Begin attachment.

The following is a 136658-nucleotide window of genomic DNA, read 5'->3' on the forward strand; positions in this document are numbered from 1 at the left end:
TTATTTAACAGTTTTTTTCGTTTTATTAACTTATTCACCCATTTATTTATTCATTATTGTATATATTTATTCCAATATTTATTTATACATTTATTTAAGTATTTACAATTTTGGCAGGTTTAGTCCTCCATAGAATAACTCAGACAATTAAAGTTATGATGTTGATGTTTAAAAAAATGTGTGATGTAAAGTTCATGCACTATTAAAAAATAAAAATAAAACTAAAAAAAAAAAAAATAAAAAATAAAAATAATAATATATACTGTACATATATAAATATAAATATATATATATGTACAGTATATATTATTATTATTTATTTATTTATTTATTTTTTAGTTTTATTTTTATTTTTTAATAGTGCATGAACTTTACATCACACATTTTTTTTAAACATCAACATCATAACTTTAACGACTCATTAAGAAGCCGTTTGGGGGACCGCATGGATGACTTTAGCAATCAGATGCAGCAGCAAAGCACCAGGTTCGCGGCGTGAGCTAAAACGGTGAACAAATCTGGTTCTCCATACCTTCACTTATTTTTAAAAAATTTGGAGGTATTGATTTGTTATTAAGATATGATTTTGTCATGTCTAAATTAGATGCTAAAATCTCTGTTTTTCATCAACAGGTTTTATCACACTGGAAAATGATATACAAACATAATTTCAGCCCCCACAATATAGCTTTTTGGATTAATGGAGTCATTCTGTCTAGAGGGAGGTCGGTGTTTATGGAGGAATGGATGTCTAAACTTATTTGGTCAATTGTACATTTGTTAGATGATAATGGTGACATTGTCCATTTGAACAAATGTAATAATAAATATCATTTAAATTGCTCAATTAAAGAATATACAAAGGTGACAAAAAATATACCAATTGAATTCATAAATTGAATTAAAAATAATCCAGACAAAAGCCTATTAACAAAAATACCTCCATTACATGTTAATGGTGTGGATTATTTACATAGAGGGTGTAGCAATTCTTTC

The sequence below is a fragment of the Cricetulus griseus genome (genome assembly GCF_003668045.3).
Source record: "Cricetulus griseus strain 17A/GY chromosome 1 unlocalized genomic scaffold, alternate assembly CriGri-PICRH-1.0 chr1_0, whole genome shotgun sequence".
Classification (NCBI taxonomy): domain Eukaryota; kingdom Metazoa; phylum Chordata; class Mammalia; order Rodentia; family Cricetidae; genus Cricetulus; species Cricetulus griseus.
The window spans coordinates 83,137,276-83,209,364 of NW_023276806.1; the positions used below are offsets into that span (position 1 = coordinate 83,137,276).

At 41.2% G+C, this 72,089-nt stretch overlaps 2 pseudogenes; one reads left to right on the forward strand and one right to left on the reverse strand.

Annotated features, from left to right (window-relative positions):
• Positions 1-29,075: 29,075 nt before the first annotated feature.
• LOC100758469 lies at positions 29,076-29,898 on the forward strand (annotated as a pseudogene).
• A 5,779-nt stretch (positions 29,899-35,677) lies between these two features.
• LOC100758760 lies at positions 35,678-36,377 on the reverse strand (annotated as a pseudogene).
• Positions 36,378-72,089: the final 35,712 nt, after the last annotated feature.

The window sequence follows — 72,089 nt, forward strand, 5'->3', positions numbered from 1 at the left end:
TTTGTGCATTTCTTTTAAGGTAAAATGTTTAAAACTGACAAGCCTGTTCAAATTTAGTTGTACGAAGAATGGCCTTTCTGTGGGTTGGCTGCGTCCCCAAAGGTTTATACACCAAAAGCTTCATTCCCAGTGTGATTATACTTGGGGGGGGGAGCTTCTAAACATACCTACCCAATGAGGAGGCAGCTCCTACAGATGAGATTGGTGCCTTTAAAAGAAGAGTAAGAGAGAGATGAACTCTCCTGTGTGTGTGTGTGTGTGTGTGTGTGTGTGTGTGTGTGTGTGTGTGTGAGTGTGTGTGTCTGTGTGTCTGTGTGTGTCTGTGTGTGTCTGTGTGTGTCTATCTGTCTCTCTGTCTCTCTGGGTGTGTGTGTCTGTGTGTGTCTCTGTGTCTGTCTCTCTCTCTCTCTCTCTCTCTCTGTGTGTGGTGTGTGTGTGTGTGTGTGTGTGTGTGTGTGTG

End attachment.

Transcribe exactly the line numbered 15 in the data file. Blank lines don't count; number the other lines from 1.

TTTGTGCATTTCTTTTAAGGTAAAATGTTTAAAACTGACAAGCCTGTTCAAATTTAGTTGTACGAAGAATGGCCTTTCTGTGGGTTGGCTGCGTCCCCAAAGGTTTATACACCAAAAGCTTCATTCCCAGTGTGATTATACTTGGGGGGGGGAGCTTCTAAACATACCTACCCAATGAGGAGGCAGCTCCTACAGATGAGATTGGTGCCTTTAAAAGAAGAGTAAGAGAGAGATGAACTCTCCTGTGTGTGTGTGTGTGTGTGTGTGTGTGTGTGTGTGTGTGTGTGTGTGAGTGTGTGTGTCTGTGTGTCTGTGTGTGTCTGTGTGTGTCTGTGTGTGTCTATCTGTCTCTCTGTCTCTCTGGGTGTGTGTGTCTGTGTGTGTCTCTGTGTCTGTCTCTCTCTCTCTCTCTCTCTCTCTGTGTGTGGTGTGTGTGTGTGTGTGTGTGTGTGTGTGTGTG